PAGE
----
Consultant, mentor, life coach, after-dinner and motivational speaker and team facilitator (also known as social worker, counsellor, human rights activist, comedian, soap opera actor, a columnist, a trainer and even New Zealand’s inaugural Queer of the Year)
The remote control of leadership
"The test of leadership is not to put greatness into humanity, but to elicit it, for the greatness is there already." – John Buchan
Leadership is often mistaken as a quality that only some people possess. When we look for leaders to lead others, we look for particular developed skills and attributes - perhaps extreme competence in a certain area like the arts, sport or technical skill, or superior qualities like confidence or charisma.
But leadership is a quality of which everyone is capable and we all do it at some point in our lives. When was the last time someone you suggested seeing a movie, having coffee or dinner with friends, or doing something, however small, differently at work? That was you being a leader, without even knowing.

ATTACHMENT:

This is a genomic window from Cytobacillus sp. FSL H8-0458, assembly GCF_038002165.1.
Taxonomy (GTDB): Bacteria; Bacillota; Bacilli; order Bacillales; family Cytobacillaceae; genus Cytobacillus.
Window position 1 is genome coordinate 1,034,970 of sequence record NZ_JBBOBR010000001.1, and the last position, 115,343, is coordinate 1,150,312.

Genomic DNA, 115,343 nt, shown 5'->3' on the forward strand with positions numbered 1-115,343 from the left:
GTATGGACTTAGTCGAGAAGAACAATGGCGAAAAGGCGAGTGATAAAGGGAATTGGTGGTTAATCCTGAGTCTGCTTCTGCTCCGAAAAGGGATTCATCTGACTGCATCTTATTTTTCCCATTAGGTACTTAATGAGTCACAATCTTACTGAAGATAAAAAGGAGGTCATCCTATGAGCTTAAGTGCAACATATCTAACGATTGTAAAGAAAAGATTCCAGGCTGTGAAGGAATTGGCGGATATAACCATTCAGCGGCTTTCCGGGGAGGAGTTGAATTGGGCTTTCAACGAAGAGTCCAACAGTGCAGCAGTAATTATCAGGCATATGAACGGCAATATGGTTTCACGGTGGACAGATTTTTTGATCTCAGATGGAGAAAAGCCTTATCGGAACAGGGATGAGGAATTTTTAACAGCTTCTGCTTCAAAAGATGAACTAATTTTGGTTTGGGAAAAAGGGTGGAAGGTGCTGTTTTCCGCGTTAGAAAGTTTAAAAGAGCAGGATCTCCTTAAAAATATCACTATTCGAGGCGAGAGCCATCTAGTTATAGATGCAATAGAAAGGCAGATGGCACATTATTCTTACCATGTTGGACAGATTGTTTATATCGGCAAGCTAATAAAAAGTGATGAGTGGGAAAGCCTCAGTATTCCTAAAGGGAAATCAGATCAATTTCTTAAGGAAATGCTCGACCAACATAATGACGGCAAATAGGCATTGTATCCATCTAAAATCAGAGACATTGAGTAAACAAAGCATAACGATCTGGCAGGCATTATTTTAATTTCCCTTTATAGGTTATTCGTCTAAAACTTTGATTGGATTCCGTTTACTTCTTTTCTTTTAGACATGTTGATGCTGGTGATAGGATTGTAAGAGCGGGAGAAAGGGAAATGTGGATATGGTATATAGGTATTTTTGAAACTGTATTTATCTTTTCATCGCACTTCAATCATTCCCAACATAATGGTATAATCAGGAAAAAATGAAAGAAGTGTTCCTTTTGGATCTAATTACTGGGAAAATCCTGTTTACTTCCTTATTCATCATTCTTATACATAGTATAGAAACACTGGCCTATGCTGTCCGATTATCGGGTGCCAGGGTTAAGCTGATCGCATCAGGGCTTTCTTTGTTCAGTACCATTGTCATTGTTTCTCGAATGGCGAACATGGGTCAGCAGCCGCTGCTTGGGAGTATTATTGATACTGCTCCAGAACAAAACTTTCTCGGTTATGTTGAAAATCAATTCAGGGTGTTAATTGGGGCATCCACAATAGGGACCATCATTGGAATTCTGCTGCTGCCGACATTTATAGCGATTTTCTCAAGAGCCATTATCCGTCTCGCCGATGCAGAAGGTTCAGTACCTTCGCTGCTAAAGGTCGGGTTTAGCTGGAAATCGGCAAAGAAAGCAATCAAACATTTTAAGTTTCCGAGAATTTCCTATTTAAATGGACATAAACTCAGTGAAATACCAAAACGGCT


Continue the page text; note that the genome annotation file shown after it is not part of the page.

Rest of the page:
Even deciding to change the TV channel is leadership. If you don't believe me, let's do an analysis of the five tasks of leaders, originally developed for business by Warren Bennis (1):
Next time you're looking for leadership, take a lesson from your own inner couch potato. See what potential lies beyond the remote control, by applying these principles to more lofty ideals – like changing the world. My leadership goal at the moment is to move the world beyond ideas of impairment and disability. Here's how I've used Bennis' framework to guide social change:
Thinking in this way about leadership has helped me demystify the role and understand three things:
(1) “Becoming a Leader of Leaders” in Rethinking the Future, Rowan Gibson (ed). Nicholas Brealey Publishing (May 25, 1999)